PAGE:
Bishops and deputies affirm Continuing Indaba, communion relationships
[Episcopal News Service – Indianapolis] The House of Bishops concurred with the deputies July 10 to affirm their commitment to building relationships across the Anglican Communion, especially through the Continuing Indaba program, and to decline to take a position on the Anglican Covenant.
After considering eight resolutions, the General Convention’s committee on world mission recommended adoption of two resolutions on Anglican Communion relationships and the Anglican Covenant, a document that initially had been intended as a way to bind Anglicans globally across cultural and theological differences.
Connecticut Bishop Ian Douglas, chair of the World Mission Committee, told ENS following the vote that the resolutions are “a genuine pastoral response because we are not of one mind, and to push a decision at this time would cause hurt and alienation in our church on both sides and instead we chose to stay in the conversation.”
Resolution B005 portrays the decision not to take a position on the covenant as “a pastoral response to The Episcopal Church.”
The resolution acknowledges that, following extensive study and prayerful consideration of the Anglican Covenant, there remains “a wide variety of opinions and ecclesiological positions in The Episcopal Church.”
It also calls for the presiding bishop and the president of the House of Deputies to appoint a task force “to continue to monitor the ongoing developments with respect to the Anglican Covenant and how this church might continue its participation.” That task force would report its findings to the next convention.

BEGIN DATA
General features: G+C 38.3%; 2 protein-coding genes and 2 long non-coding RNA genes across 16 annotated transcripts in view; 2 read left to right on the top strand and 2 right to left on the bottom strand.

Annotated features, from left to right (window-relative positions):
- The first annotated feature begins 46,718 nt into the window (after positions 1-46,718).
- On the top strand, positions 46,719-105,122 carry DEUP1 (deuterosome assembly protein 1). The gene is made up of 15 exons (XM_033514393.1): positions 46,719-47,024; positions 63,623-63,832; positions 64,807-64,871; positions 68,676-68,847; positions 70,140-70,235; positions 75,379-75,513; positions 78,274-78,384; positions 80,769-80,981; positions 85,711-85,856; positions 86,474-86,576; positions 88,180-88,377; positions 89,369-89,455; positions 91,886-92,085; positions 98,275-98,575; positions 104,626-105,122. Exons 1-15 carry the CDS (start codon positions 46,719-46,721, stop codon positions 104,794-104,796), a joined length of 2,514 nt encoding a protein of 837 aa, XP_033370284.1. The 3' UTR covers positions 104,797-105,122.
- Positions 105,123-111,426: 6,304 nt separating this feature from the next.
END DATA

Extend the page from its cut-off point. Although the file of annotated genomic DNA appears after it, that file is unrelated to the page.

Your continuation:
In both houses, an amendment to remove the section that declines to adopt the covenant, as well as to set up a task force, was defeated.
The Rev. Mark Harris, deputy from Delaware and a World Mission Committee member, told the deputies that he came to convention wanting to say no to the covenant. “[But] this is not about our wants but what we need … We need a place where we can continue to listen to the wide divides across the Anglican Communion,” he said. “Why must we provide an answer now…when we are in a massive effort to re-envision and restructure the church? We don’t need more division.”
Deputy Jack Tull of Florida, a member of the World Mission Committee, had submitted an earlier resolution (D006) that called on the church to decline to adopt the covenant “as I did not want to see us expend any more energy on this. But coming here has shown me and other committee members the proper approach to take. That insight is reflected in this resolution.”
Council has been studying the covenant progress for the last six years, most recently through its D020 Task Force (called for in Resolution D020 from the 2009 meeting of convention). That task force recommended, and council agreed, in October 2011 to submit a resolution (A126) to this meeting of convention that would have convention state that the church is “unable to adopt the Anglican Covenant in its present form.”
B005 expresses the convention’s gratitude to “those who so faithfully worked at producing and responding to the proposed Anglican Covenant.”
Resolution B005 initially was submitted by Douglas. The original language encouraged the church to embrace the preamble and first three sections of the four-section Anglican Covenant. This, Douglas told ENS prior to convention, would ensure that the church does not remove itself from the ongoing covenant process.
The document’s fourth section, which outlines a disciplinary method for resolving disputes in the communion, has been the covenant’s main sticking point.
Resolution D008, also proposed by world mission, has been revised from the original legislation proposed by the Rev. Tobias Haller, a deputy from New York. Neither Haller’s nor the current version specifically mentions the covenant, but the original was modeled on legislation adopted by several Church of England dioceses that have opposed adopting the covenant.